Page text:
It's been well over a year since Governor Charlie Baker declared a COVID-19 public health crisis, and while some things are slowly returning to normal, others are not. For example, why is the Massachusetts State House still closed?

Department stores, supermarkets, liquor stores, and even marijuana shops in the Bay State have been open, pretty much without interruption since day one of the pandemic. But the Massachusetts State House remains closed. Why?

The State House News Services makes the point that "The State House is a unique building in Boston: it's an office space for lawmakers and staffers, a tourism attraction for visitors, a place where legislative agents and interest groups lobby lawmakers, and an event venue for protests, advocacy functions, and ceremonies." So, why isn't it at least partially open?

Most lawmakers continue to work remotely, and important legislation gets passed without so much as a public hearing. The legislative leadership has essentially locked the people out of the people's house. Open the doors and let the people go in!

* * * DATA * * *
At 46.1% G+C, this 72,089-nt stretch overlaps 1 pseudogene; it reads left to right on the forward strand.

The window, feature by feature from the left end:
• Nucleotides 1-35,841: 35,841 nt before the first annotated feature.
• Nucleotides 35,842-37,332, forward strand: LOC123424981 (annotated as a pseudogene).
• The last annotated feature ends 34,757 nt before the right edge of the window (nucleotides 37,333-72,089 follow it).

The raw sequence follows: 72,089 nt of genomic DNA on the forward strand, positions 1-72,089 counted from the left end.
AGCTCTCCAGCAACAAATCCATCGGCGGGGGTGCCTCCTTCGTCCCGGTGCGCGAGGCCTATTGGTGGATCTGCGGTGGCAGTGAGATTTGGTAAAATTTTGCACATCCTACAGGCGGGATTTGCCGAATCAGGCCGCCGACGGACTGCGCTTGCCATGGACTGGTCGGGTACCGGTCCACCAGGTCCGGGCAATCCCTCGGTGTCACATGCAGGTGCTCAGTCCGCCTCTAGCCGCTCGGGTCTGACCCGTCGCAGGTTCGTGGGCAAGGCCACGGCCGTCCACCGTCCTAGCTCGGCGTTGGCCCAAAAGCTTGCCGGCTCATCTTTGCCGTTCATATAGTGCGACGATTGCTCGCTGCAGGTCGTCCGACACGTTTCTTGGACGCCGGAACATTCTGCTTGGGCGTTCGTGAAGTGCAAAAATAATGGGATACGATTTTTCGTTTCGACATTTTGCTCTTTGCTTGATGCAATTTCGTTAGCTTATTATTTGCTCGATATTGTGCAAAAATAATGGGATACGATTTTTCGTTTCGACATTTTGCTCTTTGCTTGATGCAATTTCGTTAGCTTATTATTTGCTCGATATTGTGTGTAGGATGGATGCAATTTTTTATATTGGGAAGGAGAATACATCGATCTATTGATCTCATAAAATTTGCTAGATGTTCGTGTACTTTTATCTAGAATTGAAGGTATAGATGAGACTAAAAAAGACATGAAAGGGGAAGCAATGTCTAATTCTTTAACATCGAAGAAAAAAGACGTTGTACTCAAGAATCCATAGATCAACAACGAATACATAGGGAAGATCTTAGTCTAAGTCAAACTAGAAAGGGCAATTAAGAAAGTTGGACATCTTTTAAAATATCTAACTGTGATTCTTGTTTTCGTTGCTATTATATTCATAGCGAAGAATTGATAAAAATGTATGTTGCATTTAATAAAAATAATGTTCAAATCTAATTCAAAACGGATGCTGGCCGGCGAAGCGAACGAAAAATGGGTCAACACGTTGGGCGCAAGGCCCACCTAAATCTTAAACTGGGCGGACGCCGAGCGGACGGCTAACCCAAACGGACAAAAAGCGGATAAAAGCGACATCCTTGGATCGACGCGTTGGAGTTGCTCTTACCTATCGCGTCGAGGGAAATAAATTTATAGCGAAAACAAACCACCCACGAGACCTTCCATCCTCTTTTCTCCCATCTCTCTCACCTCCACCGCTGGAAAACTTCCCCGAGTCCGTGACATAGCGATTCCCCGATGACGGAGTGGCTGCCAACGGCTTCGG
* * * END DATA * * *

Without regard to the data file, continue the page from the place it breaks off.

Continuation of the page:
In a joint statement in response to an inquiry by the State House News Service, House Speaker Ronald Mariano and Senate President Karen Spilka said the building will remain closed.

"The Senate and House engage in frequent discussions about the steps needed to safely re-open the State House to staff and the public. Those conversations continue, but the State House will remain closed for now," the said.

That is ridiculous. Do Marino and Spilka not want the public to see the place devoid of lawmakers who get paid well to stay home? Open the State House and get back to work. If a 16-year-old kid can bag groceries or deliver your pizza throughout the pandemic, then surely a bunch of political hacks can haul it back up Beacon Hill and earn their pay.

Barry Richard is the host of The Barry Richard Show on 1420 WBSM New Bedford. He can be heard weekdays from noon to 3 p.m. Contact him at barry@wbsm.com and follow him on Twitter @BarryJRichard58. The opinions expressed in this commentary are solely those of the author.

LOOK: See the iconic cars that debuted the year you were born